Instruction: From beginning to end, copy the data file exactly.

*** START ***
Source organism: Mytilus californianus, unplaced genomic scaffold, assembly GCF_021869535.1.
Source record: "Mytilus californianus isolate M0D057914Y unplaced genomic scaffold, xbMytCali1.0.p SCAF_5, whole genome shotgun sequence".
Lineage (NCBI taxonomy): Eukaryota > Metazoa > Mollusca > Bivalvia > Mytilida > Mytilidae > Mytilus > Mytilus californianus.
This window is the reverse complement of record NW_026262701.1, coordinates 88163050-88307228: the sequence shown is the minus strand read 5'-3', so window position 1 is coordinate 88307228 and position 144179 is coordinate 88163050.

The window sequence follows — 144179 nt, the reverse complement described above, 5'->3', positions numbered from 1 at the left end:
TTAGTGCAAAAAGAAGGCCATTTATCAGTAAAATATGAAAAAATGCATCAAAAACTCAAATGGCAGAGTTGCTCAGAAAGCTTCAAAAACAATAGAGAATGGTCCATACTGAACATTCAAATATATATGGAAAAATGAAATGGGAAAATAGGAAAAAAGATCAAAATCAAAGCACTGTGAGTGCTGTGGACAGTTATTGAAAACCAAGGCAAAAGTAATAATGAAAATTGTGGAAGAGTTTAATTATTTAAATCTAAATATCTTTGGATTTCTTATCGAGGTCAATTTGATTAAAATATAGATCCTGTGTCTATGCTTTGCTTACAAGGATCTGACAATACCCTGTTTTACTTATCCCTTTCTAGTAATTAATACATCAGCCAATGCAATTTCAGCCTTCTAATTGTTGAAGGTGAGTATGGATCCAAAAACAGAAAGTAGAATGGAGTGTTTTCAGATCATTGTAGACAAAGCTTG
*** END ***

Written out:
Source organism: Mytilus californianus, unplaced genomic scaffold, assembly GCF_021869535.1.
Source record: "Mytilus californianus isolate M0D057914Y unplaced genomic scaffold, xbMytCali1.0.p SCAF_5, whole genome shotgun sequence".
Lineage (NCBI taxonomy): Eukaryota > Metazoa > Mollusca > Bivalvia > Mytilida > Mytilidae > Mytilus > Mytilus californianus.
This window is the reverse complement of record NW_026262701.1, coordinates 88163050-88307228: the sequence shown is the minus strand read 5'-3', so window position 1 is coordinate 88307228 and position 144179 is coordinate 88163050.

The window sequence follows — 144179 nt, the reverse complement described above, 5'->3', positions numbered from 1 at the left end:
TTAGTGCAAAAAGAAGGCCATTTATCAGTAAAATATGAAAAAATGCATCAAAAACTCAAATGGCAGAGTTGCTCAGAAAGCTTCAAAAACAATAGAGAATGGTCCATACTGAACATTCAAATATATATGGAAAAATGAAATGGGAAAATAGGAAAAAAGATCAAAATCAAAGCACTGTGAGTGCTGTGGACAGTTATTGAAAACCAAGGCAAAAGTAATAATGAAAATTGTGGAAGAGTTTAATTATTTAAATCTAAATATCTTTGGATTTCTTATCGAGGTCAATTTGATTAAAATATAGATCCTGTGTCTATGCTTTGCTTACAAGGATCTGACAATACCCTGTTTTACTTATCCCTTTCTAGTAATTAATACATCAGCCAATGCAATTTCAGCCTTCTAATTGTTGAAGGTGAGTATGGATCCAAAAACAGAAAGTAGAATGGAGTGTTTTCAGATCATTGTAGACAAAGCTTG